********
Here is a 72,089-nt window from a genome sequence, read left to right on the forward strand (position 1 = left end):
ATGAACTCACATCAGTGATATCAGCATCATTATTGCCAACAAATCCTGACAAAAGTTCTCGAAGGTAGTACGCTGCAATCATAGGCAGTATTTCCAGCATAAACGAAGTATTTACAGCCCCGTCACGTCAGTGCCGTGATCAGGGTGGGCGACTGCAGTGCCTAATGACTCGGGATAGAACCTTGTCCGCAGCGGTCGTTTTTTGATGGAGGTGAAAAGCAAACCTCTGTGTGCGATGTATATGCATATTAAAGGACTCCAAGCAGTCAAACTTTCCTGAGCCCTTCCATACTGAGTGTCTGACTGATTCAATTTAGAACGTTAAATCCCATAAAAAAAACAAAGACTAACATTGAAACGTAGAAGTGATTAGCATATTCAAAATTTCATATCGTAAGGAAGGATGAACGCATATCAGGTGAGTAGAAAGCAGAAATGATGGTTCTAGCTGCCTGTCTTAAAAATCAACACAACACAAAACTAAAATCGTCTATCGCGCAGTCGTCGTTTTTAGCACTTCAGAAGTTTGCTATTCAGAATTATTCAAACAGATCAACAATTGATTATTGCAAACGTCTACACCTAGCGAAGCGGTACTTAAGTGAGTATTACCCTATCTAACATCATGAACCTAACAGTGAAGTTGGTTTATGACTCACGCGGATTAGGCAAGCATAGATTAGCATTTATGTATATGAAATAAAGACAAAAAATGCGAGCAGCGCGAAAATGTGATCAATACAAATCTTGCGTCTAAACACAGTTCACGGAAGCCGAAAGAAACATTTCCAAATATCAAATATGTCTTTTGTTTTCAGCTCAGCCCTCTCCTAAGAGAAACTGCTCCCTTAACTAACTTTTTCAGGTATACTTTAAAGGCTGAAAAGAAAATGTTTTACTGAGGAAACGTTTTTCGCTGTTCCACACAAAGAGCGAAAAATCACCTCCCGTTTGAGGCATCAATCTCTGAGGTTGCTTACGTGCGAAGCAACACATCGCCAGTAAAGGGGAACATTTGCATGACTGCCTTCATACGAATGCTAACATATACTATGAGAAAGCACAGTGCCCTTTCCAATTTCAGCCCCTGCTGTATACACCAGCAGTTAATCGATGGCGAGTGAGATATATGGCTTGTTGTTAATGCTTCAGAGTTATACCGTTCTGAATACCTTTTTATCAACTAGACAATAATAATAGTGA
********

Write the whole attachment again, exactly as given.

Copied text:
Here is a 72,089-nt window from a genome sequence, read left to right on the forward strand (position 1 = left end):
ATGAACTCACATCAGTGATATCAGCATCATTATTGCCAACAAATCCTGACAAAAGTTCTCGAAGGTAGTACGCTGCAATCATAGGCAGTATTTCCAGCATAAACGAAGTATTTACAGCCCCGTCACGTCAGTGCCGTGATCAGGGTGGGCGACTGCAGTGCCTAATGACTCGGGATAGAACCTTGTCCGCAGCGGTCGTTTTTTGATGGAGGTGAAAAGCAAACCTCTGTGTGCGATGTATATGCATATTAAAGGACTCCAAGCAGTCAAACTTTCCTGAGCCCTTCCATACTGAGTGTCTGACTGATTCAATTTAGAACGTTAAATCCCATAAAAAAAACAAAGACTAACATTGAAACGTAGAAGTGATTAGCATATTCAAAATTTCATATCGTAAGGAAGGATGAACGCATATCAGGTGAGTAGAAAGCAGAAATGATGGTTCTAGCTGCCTGTCTTAAAAATCAACACAACACAAAACTAAAATCGTCTATCGCGCAGTCGTCGTTTTTAGCACTTCAGAAGTTTGCTATTCAGAATTATTCAAACAGATCAACAATTGATTATTGCAAACGTCTACACCTAGCGAAGCGGTACTTAAGTGAGTATTACCCTATCTAACATCATGAACCTAACAGTGAAGTTGGTTTATGACTCACGCGGATTAGGCAAGCATAGATTAGCATTTATGTATATGAAATAAAGACAAAAAATGCGAGCAGCGCGAAAATGTGATCAATACAAATCTTGCGTCTAAACACAGTTCACGGAAGCCGAAAGAAACATTTCCAAATATCAAATATGTCTTTTGTTTTCAGCTCAGCCCTCTCCTAAGAGAAACTGCTCCCTTAACTAACTTTTTCAGGTATACTTTAAAGGCTGAAAAGAAAATGTTTTACTGAGGAAACGTTTTTCGCTGTTCCACACAAAGAGCGAAAAATCACCTCCCGTTTGAGGCATCAATCTCTGAGGTTGCTTACGTGCGAAGCAACACATCGCCAGTAAAGGGGAACATTTGCATGACTGCCTTCATACGAATGCTAACATATACTATGAGAAAGCACAGTGCCCTTTCCAATTTCAGCCCCTGCTGTATACACCAGCAGTTAATCGATGGCGAGTGAGATATATGGCTTGTTGTTAATGCTTCAGAGTTATACCGTTCTGAATACCTTTTTATCAACTAGACAATAATAATAGTGA